A man charged with terrorist offences following the recovery of an improvised shotgun allegedly fired at a PSNI station must remain in custody, a High Court judge ruled today.
Gabriel Meehan (42) was refused bail amid claims he was involved in events surrounding the suspected Continuity IRA attack on the police base in Enniskillen, Co Fermanagh.
Prosecutors also said he had a serving British Army captain's car registration mark on a scrap of paper hidden inside a mobile phone.
But lawyers for the former member of Republican Sinn Fein argued that the incident earlier this year was nothing more than a "publicity stunt".
Meehan, of Pound Street in Irvinestown, is charged with possessing a firearm and ammunition with intent to endanger life.
He also faces further counts of having articles for use in terrorism and details of a vehicle belonging to a member of the security forces.
Police located the improvised device and a spent cartridge in a riverside area opposite the police station on March 17.
It followed a series of telephone messages to media organisations from callers claiming to represent the Continuity IRA, stating either that a bomb had been left in the area or shots had been fired at the PSNI base.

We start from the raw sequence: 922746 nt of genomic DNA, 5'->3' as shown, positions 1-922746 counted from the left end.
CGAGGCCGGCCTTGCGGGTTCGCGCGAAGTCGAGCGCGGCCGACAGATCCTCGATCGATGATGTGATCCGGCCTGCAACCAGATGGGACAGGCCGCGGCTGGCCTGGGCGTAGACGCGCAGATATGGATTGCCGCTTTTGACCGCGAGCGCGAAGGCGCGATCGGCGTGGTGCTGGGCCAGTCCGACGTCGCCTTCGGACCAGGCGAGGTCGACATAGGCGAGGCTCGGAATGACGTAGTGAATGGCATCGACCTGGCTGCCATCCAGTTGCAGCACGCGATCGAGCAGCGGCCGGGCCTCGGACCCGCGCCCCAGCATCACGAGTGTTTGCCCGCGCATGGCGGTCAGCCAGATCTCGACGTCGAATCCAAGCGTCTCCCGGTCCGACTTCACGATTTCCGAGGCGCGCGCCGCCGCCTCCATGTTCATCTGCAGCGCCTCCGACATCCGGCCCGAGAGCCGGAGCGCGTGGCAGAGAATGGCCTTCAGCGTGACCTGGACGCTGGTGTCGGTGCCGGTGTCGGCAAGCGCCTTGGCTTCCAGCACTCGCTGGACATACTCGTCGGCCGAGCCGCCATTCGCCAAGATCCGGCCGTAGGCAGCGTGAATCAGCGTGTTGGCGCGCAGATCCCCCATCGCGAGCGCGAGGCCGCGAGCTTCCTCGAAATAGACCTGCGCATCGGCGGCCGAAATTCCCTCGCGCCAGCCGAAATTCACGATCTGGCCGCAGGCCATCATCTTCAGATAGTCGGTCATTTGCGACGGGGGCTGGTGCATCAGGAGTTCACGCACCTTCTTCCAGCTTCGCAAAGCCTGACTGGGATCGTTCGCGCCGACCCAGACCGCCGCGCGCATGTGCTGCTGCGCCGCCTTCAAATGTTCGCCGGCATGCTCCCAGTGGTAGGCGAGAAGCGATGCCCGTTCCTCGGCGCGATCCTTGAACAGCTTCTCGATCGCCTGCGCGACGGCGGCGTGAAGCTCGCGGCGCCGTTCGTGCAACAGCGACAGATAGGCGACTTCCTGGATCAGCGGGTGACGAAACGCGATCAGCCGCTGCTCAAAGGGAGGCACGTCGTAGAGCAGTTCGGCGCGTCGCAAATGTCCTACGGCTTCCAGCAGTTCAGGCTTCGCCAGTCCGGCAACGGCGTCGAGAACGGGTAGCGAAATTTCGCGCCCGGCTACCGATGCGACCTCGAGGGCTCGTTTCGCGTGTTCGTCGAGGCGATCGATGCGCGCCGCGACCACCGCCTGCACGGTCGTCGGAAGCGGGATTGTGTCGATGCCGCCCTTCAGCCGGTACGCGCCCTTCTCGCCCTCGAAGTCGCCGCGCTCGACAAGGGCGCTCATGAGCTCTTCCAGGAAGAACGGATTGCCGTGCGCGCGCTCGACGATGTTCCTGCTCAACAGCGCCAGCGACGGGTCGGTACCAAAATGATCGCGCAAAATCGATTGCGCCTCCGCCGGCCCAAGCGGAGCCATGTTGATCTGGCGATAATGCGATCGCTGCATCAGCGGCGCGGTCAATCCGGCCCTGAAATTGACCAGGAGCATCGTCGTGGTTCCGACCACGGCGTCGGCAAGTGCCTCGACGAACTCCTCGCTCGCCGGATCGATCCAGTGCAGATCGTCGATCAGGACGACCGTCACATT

Forensic examinations were carried out on the shotgun and assessed that it had been recently discharged, the court heard.
Investigations led to Meehan's home being searched on March 30.
Crown counsel said a phone recovered from a bedroom hide contained a receipt with the Army captain's registration details inside the battery section.
"It's a very sinister piece of information," the barrister contended.
"It could only be for one reason: to target a member of the security forces, either to cause very serious injury or attempt to murder."
Mrs Justice Keegan heard Meehan was allegedly sighted on March 16, close to where the device was located the following day, and then making phone calls.
"There's clearly a coordinated group participating in this activity," the prosecutor added.
However, defence barrister Joe Brolly insisted Meehan made none of the phone calls and was not responsible for planting the device.
"He accepts that on March 16 he took a photograph of it for propaganda purposes," Mr Brolly said.
At the time, according to the barrister, Republican Sinn Fein were contacting media outlets to assist in locating the improvised gun.
Meehan had been approached by two men seeking information on the party's activities, with bundles of cash put through his letter box, it was claimed.
The court heard the number plate details related to one of those individuals.
Mr Brolly added that his client has since "renounced" his membership of Republican Sinn Fein amid family pressure.
He submitted: "This was all a publicity stunt — there's nothing unlawful about taking a picture of a device after there's been a public hue and cry over it for three days."
Denying bail at this stage, Mrs Justice Keegan cited the risk of re-offending.